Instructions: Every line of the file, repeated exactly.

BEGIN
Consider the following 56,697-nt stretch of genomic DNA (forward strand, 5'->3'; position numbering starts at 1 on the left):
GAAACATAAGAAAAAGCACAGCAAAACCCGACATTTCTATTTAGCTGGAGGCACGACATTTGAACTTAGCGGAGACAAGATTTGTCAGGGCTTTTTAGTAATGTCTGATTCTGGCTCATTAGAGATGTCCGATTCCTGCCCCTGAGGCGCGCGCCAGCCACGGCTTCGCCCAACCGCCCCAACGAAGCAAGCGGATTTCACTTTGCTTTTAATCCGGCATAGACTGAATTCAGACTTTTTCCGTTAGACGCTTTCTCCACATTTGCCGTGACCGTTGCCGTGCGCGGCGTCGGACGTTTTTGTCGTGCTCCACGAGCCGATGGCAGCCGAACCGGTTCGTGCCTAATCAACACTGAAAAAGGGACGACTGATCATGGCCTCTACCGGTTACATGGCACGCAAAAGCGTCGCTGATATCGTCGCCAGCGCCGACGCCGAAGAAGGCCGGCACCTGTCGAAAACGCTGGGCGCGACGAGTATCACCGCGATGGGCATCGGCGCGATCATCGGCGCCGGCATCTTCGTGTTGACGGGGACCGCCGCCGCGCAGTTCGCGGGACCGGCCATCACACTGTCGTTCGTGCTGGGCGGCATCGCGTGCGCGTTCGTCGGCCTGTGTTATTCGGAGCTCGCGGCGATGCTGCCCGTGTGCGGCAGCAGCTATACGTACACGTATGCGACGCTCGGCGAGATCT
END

Consider the following 56,697-nt stretch of genomic DNA (forward strand, 5'->3'; position numbering starts at 1 on the left):
GAAACATAAGAAAAAGCACAGCAAAACCCGACATTTCTATTTAGCTGGAGGCACGACATTTGAACTTAGCGGAGACAAGATTTGTCAGGGCTTTTTAGTAATGTCTGATTCTGGCTCATTAGAGATGTCCGATTCCTGCCCCTGAGGCGCGCGCCAGCCACGGCTTCGCCCAACCGCCCCAACGAAGCAAGCGGATTTCACTTTGCTTTTAATCCGGCATAGACTGAATTCAGACTTTTTCCGTTAGACGCTTTCTCCACATTTGCCGTGACCGTTGCCGTGCGCGGCGTCGGACGTTTTTGTCGTGCTCCACGAGCCGATGGCAGCCGAACCGGTTCGTGCCTAATCAACACTGAAAAAGGGACGACTGATCATGGCCTCTACCGGTTACATGGCACGCAAAAGCGTCGCTGATATCGTCGCCAGCGCCGACGCCGAAGAAGGCCGGCACCTGTCGAAAACGCTGGGCGCGACGAGTATCACCGCGATGGGCATCGGCGCGATCATCGGCGCCGGCATCTTCGTGTTGACGGGGACCGCCGCCGCGCAGTTCGCGGGACCGGCCATCACACTGTCGTTCGTGCTGGGCGGCATCGCGTGCGCGTTCGTCGGCCTGTGTTATTCGGAGCTCGCGGCGATGCTGCCCGTGTGCGGCAGCAGCTATACGTACACGTATGCGACGCTCGGCGAGATCT